A Low Iron level is arguably the most prevalent nutritional deficiency in women of menstruating age. Iron is lost predominantly through menstruation each month, & if a woman's periods are excessively heavy or frequent she may drop her iron storage (termed ferritin) quite rapidly. Iron deficiency may also occur during pregnancy as a result of increased demands on the mother's nutrient reserves by the developing infant.
Iron is central to healthy functioning of the human body because it is the main constituent of hemoglobin - the oxygen-carrying protein inside red blood cells. Iron is also essential for many bio-chemical processes including the formation of Cytochromes & certain respiratory enzymes.
A small but constant daily intake of iron is essential to maintain the quality & numbers in red blood cell production. Females 14-50 years of age require 15-18mg of iron per day, decreasing to about 8mg/day after menopause.
When iron levels are reduced, fatigue & intolerance to cold are often early indicators. Both symptoms are related to inadequate oxygen supply (due to decreased hemoglobin) vital for ATP & thermogenesis (heat) production. The revealing pallor of iron deficient women is again due to low hemoglobin content in the blood.
Raising iron levels in a woman with iron deficiency anaemia can sometimes be a lengthy & exasperating process, for there are many factors to frustrate this undertaking. The main issues are:
1. Blood Loss from bleeding ulcers, hemorrhoids, ulcerative colitis or other problems within the gastrointestinal or genitourinary tracts. When iron levels fail to rise with iron supplementation, the patient should be referred (by their GP/MD) to a Gastroenterologist for further investigation - and exclude any malignancy.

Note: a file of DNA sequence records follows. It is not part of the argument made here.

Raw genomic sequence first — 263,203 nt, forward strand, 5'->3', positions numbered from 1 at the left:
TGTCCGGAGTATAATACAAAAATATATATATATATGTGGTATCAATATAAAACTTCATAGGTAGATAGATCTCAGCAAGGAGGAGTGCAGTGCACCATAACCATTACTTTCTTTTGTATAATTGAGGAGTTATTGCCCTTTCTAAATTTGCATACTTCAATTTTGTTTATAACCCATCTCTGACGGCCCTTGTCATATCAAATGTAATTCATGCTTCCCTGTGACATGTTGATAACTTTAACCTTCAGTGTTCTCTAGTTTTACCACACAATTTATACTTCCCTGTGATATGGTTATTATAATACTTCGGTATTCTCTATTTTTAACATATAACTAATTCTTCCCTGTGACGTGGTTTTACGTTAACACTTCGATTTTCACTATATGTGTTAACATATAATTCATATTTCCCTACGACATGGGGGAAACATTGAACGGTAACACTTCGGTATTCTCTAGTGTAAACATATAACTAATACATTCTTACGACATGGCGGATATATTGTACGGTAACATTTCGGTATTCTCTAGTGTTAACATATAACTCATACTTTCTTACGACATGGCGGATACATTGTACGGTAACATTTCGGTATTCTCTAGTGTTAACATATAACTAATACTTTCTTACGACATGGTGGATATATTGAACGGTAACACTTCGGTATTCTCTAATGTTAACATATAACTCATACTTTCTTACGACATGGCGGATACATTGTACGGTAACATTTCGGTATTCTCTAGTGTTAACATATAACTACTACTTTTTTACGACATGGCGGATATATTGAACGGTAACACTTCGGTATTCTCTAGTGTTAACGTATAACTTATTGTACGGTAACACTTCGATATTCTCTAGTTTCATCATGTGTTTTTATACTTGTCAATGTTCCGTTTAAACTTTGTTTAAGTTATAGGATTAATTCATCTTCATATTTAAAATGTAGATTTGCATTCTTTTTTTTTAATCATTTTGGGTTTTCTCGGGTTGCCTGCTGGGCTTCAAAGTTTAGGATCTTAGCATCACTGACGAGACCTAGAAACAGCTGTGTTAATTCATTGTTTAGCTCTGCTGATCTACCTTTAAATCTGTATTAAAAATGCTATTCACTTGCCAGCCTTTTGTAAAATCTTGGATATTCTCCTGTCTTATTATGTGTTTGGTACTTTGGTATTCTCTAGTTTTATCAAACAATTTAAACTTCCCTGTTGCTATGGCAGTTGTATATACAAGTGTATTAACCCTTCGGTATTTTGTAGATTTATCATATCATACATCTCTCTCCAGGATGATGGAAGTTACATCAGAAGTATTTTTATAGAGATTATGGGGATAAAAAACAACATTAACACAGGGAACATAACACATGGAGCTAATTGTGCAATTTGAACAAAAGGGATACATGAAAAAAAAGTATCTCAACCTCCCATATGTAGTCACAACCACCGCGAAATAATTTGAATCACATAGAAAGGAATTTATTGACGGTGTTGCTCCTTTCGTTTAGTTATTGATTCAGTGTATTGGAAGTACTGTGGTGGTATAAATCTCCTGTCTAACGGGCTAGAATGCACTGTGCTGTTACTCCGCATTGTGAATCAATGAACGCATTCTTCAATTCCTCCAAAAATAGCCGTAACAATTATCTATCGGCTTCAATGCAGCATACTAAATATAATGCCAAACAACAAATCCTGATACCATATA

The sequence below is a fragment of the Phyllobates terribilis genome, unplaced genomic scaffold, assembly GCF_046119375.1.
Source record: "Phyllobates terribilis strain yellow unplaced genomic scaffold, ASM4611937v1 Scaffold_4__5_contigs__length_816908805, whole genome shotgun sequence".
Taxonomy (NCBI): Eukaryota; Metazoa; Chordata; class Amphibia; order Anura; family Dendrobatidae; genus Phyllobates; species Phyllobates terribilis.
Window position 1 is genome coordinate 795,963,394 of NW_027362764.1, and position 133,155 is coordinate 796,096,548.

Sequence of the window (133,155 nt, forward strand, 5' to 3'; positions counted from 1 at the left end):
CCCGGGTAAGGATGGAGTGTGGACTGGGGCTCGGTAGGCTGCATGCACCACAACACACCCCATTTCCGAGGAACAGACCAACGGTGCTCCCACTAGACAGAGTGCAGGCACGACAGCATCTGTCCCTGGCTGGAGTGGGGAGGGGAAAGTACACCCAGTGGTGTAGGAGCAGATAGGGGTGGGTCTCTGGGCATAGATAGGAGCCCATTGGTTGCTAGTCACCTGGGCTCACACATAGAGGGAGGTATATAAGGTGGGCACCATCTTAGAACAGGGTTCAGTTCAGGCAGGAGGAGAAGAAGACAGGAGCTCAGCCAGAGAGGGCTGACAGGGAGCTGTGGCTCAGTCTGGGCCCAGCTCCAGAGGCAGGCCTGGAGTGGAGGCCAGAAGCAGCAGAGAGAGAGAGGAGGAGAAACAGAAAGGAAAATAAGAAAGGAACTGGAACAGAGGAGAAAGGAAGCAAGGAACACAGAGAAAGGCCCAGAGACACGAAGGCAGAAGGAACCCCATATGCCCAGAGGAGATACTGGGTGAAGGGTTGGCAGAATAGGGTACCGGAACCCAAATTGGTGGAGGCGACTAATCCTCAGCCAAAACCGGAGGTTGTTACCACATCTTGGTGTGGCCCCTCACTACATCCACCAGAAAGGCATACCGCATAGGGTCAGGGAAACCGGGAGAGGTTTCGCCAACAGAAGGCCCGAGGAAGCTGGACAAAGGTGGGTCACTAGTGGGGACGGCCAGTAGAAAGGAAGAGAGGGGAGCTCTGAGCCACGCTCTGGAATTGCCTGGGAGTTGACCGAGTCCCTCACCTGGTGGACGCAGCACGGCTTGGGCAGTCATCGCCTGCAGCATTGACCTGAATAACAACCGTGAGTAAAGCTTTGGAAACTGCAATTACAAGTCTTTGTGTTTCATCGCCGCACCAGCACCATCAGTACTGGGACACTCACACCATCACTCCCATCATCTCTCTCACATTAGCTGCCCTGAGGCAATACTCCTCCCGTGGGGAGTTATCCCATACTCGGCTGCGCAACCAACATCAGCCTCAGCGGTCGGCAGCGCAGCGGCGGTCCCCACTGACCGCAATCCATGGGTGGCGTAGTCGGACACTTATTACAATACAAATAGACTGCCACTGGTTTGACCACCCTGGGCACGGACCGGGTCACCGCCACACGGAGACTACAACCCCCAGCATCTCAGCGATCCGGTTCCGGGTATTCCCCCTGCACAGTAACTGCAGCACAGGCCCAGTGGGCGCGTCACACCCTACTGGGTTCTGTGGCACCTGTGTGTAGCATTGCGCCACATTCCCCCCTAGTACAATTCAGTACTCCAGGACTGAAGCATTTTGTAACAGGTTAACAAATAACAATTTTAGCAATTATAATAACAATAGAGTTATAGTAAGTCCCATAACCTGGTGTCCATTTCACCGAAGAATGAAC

2. Helicobacter pylori infection is - with the exception of blood loss - the most common cause of iron deficiency worldwide. H. pylori bacterium decreases the gut's ability to absorb iron by inhibiting gastric acid secretion, damaging the stomach's mucous layer, & underlying gastric cells. Helicobacter serology and/or a fasting C14 breath test should always be performed in chronic iron deficiency.
3. Coeliac Disease/Gluten Intolerance occurs in the small intestines of pre-disposed people as a result of an inflammatory reaction to Gluten - the main protein of wheat, rye & barley. Over time the intestinal lining is obliterated, diminishing its capacity to absorb dietary nutrients - particularly iron. Coeliac serology should be mandatory when investigating the cause/s of iron deficiency.
4. Intestinal Parasites & Disordered Gut Function: Blastocystis hominis is a 'natural' inhabitant of the human gastrointestinal tract. However when over-colonisation of this parasite occurs, it can cause chronic diarrhea, fever, nausea and abdominal cramping. B. hominis utilises iron from the host's body to mature and replicate, thus depleting the person of iron for their body's needs. Many chronic anaemia patients are found to be infested with this parasite.
Severe fermentative dysbiosis is an overgrowth of normal gut bacteria due to inadequate gastric acid and/or pancreatic enzyme production. Sufferers often exhibit multiple nutrient deficiencies including iron, B group vitamins, B12, zinc & magnesium.